India tests N-missile from submarine for ‘assured retaliatory capability’ and strategic deterrence | India News – Times of India

NEW DELHI: India on Friday successfully tested a nuclear-capable ballistic missile from its solitary nuclear-powered submarine INS Arihant, and promptly declared that having an ‘assured retaliatory capability’ was in tune with the country’s `credible minimum deterrence’ against the first-use of nuclear weapons by an adversary.
A brief statement by the defence ministry did not identify the submarine-launched ballistic missile (SLBM) tested from the 6,000-tonne INS Arihant, which became fully operational in 2018, in the Bay of Bengal on Friday afternoon.
Sources, however, told TOI that the SLBM tested was the B-O5 or K-15 missile with a strike range of 750-km. “INS Arihant is armed with the short-range K-15 missiles. Developmental trials of the K-4 SLBM (with a 3,500-km range) have been completed but it is yet to be fully inducted,” a source said.

This is the first time the launch of an SLBM from INS Arihant has been announced by the government. It comes at a time when India and China continue to have over 50,000 soldiers each, backed by heavy-duty weapon systems, ranged against each other along the frontier in eastern Ladakh, with the military confrontation there now into its 30 month.
The world is also currently watching with bated breath the ongoing Russia-Ukraine war, where the threat of use of nuclear weapons is being considered the most serious since the Cuban missile crisis of 1962.
The MoD, on its part, said, “The SLBM was tested to a predetermined range and impacted the target area in the Bay of Bengal with very high accuracy. All operational and technological parameters of the weapon system have been validated.”
“The successful user training launch of the SLBM by INS Arihant is significant to prove crew competency and validate the SSBN (naval parlance for nuclear-propelled submarines armed with nuclear-tipped ballistic missiles) programme, a key element of India’s nuclear deterrence capability. A robust, survivable and assured retaliatory capability is in keeping with India’s policy to have ‘credible minimum deterrence‘ that underpins its ‘no-first use’ commitment,” the statement added.
INS Arihant does give some teeth to the weakest leg of India’s existing nuclear triad – the capability to fire nukes from land, air and sea – but much larger SSBNs that can carry longer range missiles are required to make it more credible.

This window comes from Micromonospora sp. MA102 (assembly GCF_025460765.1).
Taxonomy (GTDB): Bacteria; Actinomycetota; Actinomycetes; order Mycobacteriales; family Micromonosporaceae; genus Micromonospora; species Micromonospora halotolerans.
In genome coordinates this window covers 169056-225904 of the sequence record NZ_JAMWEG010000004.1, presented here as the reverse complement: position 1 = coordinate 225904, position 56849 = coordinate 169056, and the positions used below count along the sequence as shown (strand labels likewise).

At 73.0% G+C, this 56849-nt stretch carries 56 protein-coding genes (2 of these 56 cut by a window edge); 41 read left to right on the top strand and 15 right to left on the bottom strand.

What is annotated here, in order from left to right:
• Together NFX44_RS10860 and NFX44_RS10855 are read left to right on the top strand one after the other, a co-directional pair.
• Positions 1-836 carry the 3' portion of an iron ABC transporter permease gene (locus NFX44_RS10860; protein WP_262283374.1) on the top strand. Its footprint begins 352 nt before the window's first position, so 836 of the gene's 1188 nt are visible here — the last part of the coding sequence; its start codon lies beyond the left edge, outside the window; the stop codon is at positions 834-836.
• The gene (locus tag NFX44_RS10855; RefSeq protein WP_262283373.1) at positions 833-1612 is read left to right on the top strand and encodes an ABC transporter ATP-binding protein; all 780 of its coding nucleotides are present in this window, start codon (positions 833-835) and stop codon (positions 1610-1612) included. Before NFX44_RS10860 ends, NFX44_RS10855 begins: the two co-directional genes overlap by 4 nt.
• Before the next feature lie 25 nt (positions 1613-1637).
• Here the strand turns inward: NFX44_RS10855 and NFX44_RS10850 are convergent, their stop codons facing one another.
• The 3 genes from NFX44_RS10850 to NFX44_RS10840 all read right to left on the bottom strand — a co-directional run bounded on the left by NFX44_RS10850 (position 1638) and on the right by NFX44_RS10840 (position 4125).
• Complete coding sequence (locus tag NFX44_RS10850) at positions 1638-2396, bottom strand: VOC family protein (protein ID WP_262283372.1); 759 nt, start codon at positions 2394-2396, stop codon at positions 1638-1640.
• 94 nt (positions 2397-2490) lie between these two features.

The other two legs of the triad are, of course, much more robust with the induction of the land-based Agni series of ballistic missiles as well as fighters like Sukhoi-30MKIs, Mirage-2000s and Rafales that are capable of dropping nuclear gravity bombs.
Under the Rs 90,000 crore top-secret advanced technology vessel (ATV) project, India is currently building three more SSBNs to follow INS Arihant, which is propelled by an 83 MW pressurized light-water reactor at its core.
The second such submarine, INS Arighat, is slated to become fully operational next year after some delay. The vessel will be followed by two 7,000-tonne SSBNs, currently called S-4 and S-4*, under the ATV project. There is also the plan to build 13,500-tonne SSBNs with much more powerful 190 MW reactors.
Concurrently, the K-4 SLBM is to be followed by the K-5 and K-6 missiles in the 5,000 to 6,000-km class. All this will decidedly narrow the gap with countries like the US, Russia and China, which have much larger SSBNs with over 5,000-km range missiles.
Much more capable SSBNs will give India’s deterrence posture greater credibility because they are considered the most secure, survivable and potent platforms for retaliatory strikes after a surprise first-strike by an adversary.



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